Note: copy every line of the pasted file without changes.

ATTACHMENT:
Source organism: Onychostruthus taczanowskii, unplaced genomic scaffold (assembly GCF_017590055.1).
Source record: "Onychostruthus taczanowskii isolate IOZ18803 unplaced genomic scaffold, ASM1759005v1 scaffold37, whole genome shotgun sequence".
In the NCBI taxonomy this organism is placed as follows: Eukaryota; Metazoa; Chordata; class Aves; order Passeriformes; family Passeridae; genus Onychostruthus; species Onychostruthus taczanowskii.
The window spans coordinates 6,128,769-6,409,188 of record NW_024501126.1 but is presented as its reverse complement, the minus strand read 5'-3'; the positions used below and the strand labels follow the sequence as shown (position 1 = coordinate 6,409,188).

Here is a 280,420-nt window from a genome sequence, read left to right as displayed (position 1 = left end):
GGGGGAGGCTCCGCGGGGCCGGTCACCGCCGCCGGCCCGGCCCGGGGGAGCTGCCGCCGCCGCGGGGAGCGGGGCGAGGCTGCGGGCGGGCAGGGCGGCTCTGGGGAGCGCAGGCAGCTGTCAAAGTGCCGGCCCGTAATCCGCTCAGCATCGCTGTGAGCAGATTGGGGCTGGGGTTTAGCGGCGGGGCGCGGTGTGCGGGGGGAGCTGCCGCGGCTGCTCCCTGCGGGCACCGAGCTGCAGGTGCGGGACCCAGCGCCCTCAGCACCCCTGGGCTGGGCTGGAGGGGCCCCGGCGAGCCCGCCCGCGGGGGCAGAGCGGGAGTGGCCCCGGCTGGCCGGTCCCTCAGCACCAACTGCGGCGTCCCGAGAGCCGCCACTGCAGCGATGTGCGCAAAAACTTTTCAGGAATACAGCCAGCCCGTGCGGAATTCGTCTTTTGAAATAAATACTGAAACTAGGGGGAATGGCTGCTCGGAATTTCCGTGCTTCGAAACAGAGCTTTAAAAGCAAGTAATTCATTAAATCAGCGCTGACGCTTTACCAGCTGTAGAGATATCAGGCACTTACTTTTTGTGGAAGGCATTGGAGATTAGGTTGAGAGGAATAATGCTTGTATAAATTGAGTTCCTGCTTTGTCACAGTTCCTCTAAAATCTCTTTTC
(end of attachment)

Source organism: Onychostruthus taczanowskii, unplaced genomic scaffold (assembly GCF_017590055.1).
Source record: "Onychostruthus taczanowskii isolate IOZ18803 unplaced genomic scaffold, ASM1759005v1 scaffold37, whole genome shotgun sequence".
In the NCBI taxonomy this organism is placed as follows: Eukaryota; Metazoa; Chordata; class Aves; order Passeriformes; family Passeridae; genus Onychostruthus; species Onychostruthus taczanowskii.
The window spans coordinates 6,128,769-6,409,188 of record NW_024501126.1 but is presented as its reverse complement, the minus strand read 5'-3'; the positions used below and the strand labels follow the sequence as shown (position 1 = coordinate 6,409,188).

Here is a 280,420-nt window from a genome sequence, read left to right as displayed (position 1 = left end):
GGGGGAGGCTCCGCGGGGCCGGTCACCGCCGCCGGCCCGGCCCGGGGGAGCTGCCGCCGCCGCGGGGAGCGGGGCGAGGCTGCGGGCGGGCAGGGCGGCTCTGGGGAGCGCAGGCAGCTGTCAAAGTGCCGGCCCGTAATCCGCTCAGCATCGCTGTGAGCAGATTGGGGCTGGGGTTTAGCGGCGGGGCGCGGTGTGCGGGGGGAGCTGCCGCGGCTGCTCCCTGCGGGCACCGAGCTGCAGGTGCGGGACCCAGCGCCCTCAGCACCCCTGGGCTGGGCTGGAGGGGCCCCGGCGAGCCCGCCCGCGGGGGCAGAGCGGGAGTGGCCCCGGCTGGCCGGTCCCTCAGCACCAACTGCGGCGTCCCGAGAGCCGCCACTGCAGCGATGTGCGCAAAAACTTTTCAGGAATACAGCCAGCCCGTGCGGAATTCGTCTTTTGAAATAAATACTGAAACTAGGGGGAATGGCTGCTCGGAATTTCCGTGCTTCGAAACAGAGCTTTAAAAGCAAGTAATTCATTAAATCAGCGCTGACGCTTTACCAGCTGTAGAGATATCAGGCACTTACTTTTTGTGGAAGGCATTGGAGATTAGGTTGAGAGGAATAATGCTTGTATAAATTGAGTTCCTGCTTTGTCACAGTTCCTCTAAAATCTCTTTTC